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South Africa’s first legal medicinal cannabis pharmacy is open for business

Medical marijuana has gone mainstream, with three cannabis pharmacies opening in South Africa this month – complete with an online doctor and chef – writes Alex Patrick for the Sunday Times.

THC Pharmacy, SA’s first legal cannabis pharmacy, supplies card-carrying medicinal cannabis users and is registered with the South African Pharmacy Council and the National Department of Health.

THC Africa CEO Kyle Brocklebank said the pharmacy in Glenanda in Johannesburg supplies two others, CBD Hub in Meyerton in Gauteng and CBD Emporium in Ballito in KwaZulu-Natal. They opened this month, according to the Sunday Times article published on 10 April 2022.

The doctor assists with applying for medical cards, while a chef shows users how to use the herb in cooking.

So far the pharmacy has sold more than three kilograms of dried medical flower. “It’s slow because each card only allows for 120g per person a month, which is 4g a day for 30 days,” Brocklebank said.

“We’re aiming for around 500 card-carrying members, where we will see around 30kg to 50kg of product sold per month.”

He said the pharmacy's educational section advised customers how to become legal medicinal cannabis users, the Sunday Times reported further.

“The patient then sees a doctor who listens to their ailments and prescribes cannabis with specific doses of CBD [cannabidiol] and THC [tetrahydrocannabinol].” CBD contains no psychoactive chemicals and is freely available, but the use of THC is tightly controlled.

Brocklebank's customers fill out a document to be given to South African Health Product Regulatory Authority(Sahpra), which is responsible for issuing the cards permitting medicinal THC use.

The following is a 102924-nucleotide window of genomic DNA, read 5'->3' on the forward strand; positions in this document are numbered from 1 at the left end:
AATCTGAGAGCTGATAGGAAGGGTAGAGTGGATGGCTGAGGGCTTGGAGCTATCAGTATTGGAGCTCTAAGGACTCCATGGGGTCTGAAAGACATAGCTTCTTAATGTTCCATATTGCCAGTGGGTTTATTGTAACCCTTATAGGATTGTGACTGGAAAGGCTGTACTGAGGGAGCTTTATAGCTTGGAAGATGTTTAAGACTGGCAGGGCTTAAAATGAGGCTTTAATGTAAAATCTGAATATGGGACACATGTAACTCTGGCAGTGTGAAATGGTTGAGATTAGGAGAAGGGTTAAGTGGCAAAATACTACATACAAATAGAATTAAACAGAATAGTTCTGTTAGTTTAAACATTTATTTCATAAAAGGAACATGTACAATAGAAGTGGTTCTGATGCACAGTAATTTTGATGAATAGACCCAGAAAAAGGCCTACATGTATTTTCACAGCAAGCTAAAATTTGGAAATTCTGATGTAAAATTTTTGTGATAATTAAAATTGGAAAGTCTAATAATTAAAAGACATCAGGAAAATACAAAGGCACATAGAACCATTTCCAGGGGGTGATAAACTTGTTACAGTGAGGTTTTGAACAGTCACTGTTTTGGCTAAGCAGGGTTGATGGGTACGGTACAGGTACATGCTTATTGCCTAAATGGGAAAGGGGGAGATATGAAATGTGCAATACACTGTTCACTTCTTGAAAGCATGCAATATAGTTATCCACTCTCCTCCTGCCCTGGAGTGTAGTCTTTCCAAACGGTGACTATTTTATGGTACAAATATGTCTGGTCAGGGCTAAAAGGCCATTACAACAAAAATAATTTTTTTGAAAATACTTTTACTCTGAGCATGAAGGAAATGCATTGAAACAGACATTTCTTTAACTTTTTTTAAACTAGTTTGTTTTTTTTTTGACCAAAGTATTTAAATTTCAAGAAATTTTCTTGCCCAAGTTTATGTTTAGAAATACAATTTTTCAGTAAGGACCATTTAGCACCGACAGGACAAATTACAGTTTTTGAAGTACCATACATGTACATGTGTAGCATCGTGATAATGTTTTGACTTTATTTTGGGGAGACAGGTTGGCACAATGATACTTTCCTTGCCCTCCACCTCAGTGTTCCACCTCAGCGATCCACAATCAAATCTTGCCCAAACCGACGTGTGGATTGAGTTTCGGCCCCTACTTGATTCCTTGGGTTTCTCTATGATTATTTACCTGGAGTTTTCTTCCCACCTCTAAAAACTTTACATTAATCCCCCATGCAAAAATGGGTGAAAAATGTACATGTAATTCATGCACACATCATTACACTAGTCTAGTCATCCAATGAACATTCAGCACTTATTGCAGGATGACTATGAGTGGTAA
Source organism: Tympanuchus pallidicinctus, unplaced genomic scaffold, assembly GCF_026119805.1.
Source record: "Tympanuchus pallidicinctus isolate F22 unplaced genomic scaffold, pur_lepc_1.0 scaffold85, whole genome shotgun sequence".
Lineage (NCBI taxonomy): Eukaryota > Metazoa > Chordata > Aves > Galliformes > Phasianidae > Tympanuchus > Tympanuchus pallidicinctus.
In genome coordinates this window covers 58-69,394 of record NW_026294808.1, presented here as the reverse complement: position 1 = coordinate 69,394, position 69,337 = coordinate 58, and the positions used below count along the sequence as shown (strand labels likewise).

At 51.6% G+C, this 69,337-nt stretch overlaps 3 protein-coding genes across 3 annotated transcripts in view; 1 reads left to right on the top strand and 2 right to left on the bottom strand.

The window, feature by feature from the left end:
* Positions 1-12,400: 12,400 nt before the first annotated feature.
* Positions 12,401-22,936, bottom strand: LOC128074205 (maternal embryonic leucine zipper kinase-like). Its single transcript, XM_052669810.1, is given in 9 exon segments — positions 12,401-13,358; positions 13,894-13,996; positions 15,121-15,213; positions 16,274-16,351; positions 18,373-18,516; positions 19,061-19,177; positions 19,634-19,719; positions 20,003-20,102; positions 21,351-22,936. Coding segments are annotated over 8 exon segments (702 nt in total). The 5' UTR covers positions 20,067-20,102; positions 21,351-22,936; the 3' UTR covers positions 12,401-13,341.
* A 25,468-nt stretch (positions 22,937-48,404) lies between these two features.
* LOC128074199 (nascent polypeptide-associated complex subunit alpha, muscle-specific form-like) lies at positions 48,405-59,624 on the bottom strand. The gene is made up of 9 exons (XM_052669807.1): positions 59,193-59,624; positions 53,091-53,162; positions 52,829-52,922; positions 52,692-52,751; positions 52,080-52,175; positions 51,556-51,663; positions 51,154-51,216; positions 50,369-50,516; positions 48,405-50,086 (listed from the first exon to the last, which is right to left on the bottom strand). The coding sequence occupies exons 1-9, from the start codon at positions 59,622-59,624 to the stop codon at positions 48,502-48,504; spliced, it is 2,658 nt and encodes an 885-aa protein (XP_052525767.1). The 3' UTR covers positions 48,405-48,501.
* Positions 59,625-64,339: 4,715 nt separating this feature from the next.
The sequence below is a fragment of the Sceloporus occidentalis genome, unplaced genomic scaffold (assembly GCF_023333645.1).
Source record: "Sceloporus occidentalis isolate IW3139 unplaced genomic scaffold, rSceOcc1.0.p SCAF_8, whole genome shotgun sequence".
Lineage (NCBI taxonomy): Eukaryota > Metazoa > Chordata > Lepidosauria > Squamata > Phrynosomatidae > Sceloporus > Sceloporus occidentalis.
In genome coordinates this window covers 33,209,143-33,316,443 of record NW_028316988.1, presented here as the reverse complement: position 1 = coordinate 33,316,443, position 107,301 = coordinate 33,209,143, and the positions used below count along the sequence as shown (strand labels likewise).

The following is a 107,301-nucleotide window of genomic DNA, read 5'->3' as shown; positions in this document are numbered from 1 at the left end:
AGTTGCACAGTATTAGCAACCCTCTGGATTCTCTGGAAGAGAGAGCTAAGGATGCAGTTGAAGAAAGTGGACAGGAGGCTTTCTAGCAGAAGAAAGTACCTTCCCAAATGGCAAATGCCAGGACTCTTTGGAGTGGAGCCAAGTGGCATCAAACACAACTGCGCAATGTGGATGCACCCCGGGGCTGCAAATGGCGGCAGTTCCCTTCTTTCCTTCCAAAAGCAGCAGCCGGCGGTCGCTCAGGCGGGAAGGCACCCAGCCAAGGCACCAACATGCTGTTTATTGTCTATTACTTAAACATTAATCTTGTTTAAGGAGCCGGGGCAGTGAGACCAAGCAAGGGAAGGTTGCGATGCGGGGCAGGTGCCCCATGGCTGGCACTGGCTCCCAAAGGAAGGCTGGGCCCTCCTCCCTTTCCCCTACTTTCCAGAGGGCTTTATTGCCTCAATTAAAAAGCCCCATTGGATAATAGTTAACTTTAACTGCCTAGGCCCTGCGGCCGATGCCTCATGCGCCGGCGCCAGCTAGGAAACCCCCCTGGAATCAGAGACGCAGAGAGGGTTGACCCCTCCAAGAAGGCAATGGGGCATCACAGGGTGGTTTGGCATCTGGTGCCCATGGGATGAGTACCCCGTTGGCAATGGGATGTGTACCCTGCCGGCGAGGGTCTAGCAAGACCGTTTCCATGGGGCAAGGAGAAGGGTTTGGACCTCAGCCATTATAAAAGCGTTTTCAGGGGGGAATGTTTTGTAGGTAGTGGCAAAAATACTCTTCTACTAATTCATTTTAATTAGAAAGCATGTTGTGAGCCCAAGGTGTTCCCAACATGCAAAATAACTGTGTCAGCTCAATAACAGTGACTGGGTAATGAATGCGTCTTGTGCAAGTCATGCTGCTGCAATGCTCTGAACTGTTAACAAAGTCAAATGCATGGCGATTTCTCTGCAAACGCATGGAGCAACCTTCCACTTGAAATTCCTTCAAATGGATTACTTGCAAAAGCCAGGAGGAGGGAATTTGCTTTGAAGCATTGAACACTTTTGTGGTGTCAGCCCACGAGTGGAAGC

The card has the details of the user, the amount they can use and the preferred strain.

“This space is an educational platform providing assistance for people who may be unsure of how to use cannabis. We are here to remove the stigma of ‘dagga’,” Brocklebank said.
THC Pharmacy works with Professor Benny de  Beer, whose cannabis company CBD Full Focus is involved in research and development and education.

De Beer was among the first people in SA to obtain a licence to cultivate cannabis after the government began easing restrictions on the plant. According to the Sunday Times, he said those wanting to use cannabis medicinally had to meet the requirements of the Medicines and Related Substances Act of 1965.

“That is the approval Sahpra needs to give in order to use cannabis. We tie the whole process together by helping with the application and then selling regulated product,” De Beer said.

He said 60 new patients signed up for medical cards this week alone. More than 100 pharmacies were planned, and their sales could generate R1bn a month in tax revenue for the government, he added.

Sahpra spokesperson Yuven Gounden told the Sunday Times that the crops and laboratories of licensed suppliers were inspected, evaluated and monitored to ensure they were of high quality and safe.

Cannabis is a Schedule 7 drug, which means it can only be used medicinally with a permit card from Sahpra, but the regulatory body says consideration is being given to changing this categorisation.

Janet O'Donoghue of the South African Cannabis Community and Regulation Authority, a group that lobbies for “free and fair access to responsible use of cannabis for all”, dismissed Brocklebank's venture as “part of the monopolisation of cannabis”.

“We don’t support it. The whole country can be liberated and poverty obliterated if we allow free and fair access to the legal, safe and responsible use of the cannabis plant for all.”

A Constitutional Court ruling in 2018 paved the way for limited, private use of recreational cannabis, the Sunday Timesreported.

Cannabis is used to treat ailments including spasticity symptoms in multiple sclerosis patients and anorexia associated with weight loss in patients with Aids. It can also be used for  chemotherapy-induced nausea and vomiting; some forms of epilepsy; depression and anxiety; and pain management.

See the link below for the full Sunday Times story.

 

Sunday Times story – SA’s first legal medicinal cannabis pharmacy is open for business (Open access)

 

See also from the MedicalBrief archives

 

Dosing, administering medical cannabis for chronic pain – Recommendations

 

Biodata: First SA approval of trial investigating medical cannabis in management of chronic pain

 

Medical cannabis – SA’s high hopes of a cash cow that blunts pain

 

Patients hopeful for France's medical cannabis experiment

 

Doctors still reluctant to prescribe medical cannabis – Canadian study

 

 

 

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